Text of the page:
© 2022 Michigan State University Board of Trustees
Play Live Radio
Next Up:
0:00
0:00
Available On Air Stations

Relative of Frida Kahlo discusses exhibition about the artist at the Broad Art Museum

Room of the "Kahlo Without Borders" exhibition with photos and art on walls, and a long table in center with more pieces
Eat Pomegranate Photography
/
Broad Art Museum

An exhibition on display at Michigan State University’s Broad Art Museum features works by historic painter Frida Kahlo. "Kahlo Without Borders" also includes photographs and pieces from the Kahlo family archives.

The artist’s grand-niece, Cristina Kahlo, is a professional photographer and art curator based in Mexico City. She also helped assemble the exhibition.

WKAR’s Scott Pohl spoke with Cristina Kahlo about her work and the exhibition.

Interview Highlights

On why she decided to pursue an artistic career

I decided to study photography because my father, Antonio, was an amateur photographer. So, we have at home a darkroom. I think I was ten or something like that when my father let me get into the darkroom and help him with the developing of the photographs. And so, at that moment, I decided that I want to be a photographer.

On being a part of a famous family

It's complicated to have a famous name, and more when you choose an artistic career also because it's not only Frida Kahlo, it's Guillermo Kahlo, my grand-grandfather that was also famous in photography in Mexico and in Germany, and now it's very well known also. So, it's not easy to carry the Kahlo name. It's like having a double work because I have my personal work as a photographer, as a curator, but at the same time I have to talk about the family.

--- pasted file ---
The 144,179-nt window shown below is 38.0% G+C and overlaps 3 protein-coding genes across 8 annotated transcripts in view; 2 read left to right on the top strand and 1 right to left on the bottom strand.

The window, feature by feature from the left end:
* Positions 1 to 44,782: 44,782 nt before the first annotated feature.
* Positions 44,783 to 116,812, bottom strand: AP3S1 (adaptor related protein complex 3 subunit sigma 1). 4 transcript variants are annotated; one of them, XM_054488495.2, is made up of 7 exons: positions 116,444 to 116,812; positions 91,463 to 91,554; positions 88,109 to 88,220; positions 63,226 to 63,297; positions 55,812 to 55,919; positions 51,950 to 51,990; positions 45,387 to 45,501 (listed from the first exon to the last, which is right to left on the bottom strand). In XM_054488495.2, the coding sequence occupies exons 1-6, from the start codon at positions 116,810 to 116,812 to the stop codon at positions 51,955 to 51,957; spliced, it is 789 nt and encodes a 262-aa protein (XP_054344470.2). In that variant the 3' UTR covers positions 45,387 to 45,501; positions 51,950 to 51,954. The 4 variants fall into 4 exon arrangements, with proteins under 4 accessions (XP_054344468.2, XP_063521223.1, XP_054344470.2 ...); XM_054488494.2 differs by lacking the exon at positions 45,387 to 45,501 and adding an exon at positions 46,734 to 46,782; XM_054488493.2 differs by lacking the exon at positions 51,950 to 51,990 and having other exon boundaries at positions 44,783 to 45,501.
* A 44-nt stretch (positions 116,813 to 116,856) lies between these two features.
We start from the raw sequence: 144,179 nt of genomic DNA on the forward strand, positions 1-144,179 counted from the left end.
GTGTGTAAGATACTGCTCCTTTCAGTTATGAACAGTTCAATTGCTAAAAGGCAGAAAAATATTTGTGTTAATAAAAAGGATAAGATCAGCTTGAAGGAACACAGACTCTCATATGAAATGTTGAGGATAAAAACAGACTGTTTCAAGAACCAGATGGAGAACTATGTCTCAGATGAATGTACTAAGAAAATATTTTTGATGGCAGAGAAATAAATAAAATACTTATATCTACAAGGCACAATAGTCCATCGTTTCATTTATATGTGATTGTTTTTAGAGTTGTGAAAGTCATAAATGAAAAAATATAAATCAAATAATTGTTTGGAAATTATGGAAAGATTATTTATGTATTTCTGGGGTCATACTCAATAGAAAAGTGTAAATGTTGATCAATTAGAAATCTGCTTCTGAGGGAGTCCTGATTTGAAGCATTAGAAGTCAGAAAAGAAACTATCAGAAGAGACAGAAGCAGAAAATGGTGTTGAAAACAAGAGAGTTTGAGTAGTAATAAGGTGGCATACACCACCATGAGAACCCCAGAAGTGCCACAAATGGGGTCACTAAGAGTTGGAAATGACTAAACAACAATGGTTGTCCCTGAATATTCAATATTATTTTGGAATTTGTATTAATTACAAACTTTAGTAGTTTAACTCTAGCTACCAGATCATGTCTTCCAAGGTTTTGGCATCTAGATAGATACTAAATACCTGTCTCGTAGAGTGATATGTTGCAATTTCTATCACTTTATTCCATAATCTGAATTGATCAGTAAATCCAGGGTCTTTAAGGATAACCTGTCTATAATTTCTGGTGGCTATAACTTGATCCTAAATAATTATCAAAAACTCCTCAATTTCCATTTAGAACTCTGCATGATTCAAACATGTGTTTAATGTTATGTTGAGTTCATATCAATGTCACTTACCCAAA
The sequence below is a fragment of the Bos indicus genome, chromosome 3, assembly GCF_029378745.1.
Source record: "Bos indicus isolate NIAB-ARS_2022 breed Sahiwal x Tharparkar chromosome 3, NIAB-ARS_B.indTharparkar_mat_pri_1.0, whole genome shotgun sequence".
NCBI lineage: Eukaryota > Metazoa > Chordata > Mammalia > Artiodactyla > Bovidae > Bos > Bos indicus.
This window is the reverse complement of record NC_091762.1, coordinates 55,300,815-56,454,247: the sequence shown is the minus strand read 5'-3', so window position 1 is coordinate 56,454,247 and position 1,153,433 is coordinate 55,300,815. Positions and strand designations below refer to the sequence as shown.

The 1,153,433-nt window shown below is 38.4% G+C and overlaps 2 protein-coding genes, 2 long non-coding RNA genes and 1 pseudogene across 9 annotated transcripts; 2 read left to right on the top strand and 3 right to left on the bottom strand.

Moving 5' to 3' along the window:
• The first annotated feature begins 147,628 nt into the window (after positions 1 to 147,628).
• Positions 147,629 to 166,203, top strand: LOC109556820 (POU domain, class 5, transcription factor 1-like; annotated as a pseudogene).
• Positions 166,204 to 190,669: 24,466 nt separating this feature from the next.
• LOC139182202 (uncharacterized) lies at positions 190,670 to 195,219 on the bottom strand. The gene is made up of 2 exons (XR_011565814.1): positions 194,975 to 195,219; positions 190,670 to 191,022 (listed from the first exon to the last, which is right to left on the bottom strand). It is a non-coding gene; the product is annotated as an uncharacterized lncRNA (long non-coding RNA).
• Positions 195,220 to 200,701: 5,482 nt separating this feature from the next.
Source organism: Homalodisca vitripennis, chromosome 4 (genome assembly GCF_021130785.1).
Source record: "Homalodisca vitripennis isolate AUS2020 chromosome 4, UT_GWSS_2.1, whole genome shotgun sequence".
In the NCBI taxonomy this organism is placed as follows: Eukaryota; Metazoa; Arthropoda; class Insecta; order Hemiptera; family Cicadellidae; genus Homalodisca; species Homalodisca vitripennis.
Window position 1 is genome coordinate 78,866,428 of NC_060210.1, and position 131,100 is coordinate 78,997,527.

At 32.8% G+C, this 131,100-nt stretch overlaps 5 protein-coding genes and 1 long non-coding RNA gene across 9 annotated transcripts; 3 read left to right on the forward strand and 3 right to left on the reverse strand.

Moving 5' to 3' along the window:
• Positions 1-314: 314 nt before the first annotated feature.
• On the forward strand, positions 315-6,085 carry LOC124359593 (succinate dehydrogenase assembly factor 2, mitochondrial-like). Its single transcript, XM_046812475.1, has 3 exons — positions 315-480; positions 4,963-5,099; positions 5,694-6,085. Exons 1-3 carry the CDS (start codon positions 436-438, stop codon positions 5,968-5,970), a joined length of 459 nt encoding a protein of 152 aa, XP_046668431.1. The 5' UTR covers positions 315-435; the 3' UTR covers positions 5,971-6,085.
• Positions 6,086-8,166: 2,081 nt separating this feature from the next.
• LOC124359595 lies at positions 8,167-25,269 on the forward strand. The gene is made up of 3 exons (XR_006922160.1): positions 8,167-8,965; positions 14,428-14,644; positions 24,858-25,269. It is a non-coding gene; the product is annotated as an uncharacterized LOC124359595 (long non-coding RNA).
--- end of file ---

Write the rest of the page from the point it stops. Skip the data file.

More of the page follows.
On the message she'll share when she gives a talk at the Broad

We will be talking about the exhibition, and also we will be showing some familiar photographs, talking more about photography and photography at the Kahlo family. We will be talking about the line of this exhibition, what was a curatorial line, and what are the highlights and how to see it. Sometimes it's not only to hang up photographs and letters on the walls, it's interesting to know why they are important.

Interview Transcript

Sophia Saliby: An exhibition on display at Michigan State University’s Broad Art Museum features works by historic painter Frida Kahlo. "Kahlo Without Borders" also includes photographs and pieces from the Kahlo family archives.

The artist’s grand-niece, Cristina Kahlo, is a professional photographer and art curator based in Mexico City. She helped assemble the exhibition. On Thursday, she'll give a public talk at the museum.

WKAR's Scott Pohl spoke with Cristina Kahlo about her work and the exhibition.

Scott Pohl: I thought I would begin by asking you to describe growing up with that kind of heritage, and if it had an influence in your choice to go into an artistic life yourself.

Cristina Kahlo: I decided to study photography because my father, Antonio, was an amateur photographer. So, we have at home a darkroom. I think I was ten or something like that when my father let me get into the darkroom and help him with the developing of the photographs. And so, at that moment, I decided that I want to be a photographer.

Since I was ten, 11 years old, I want to be a photographer.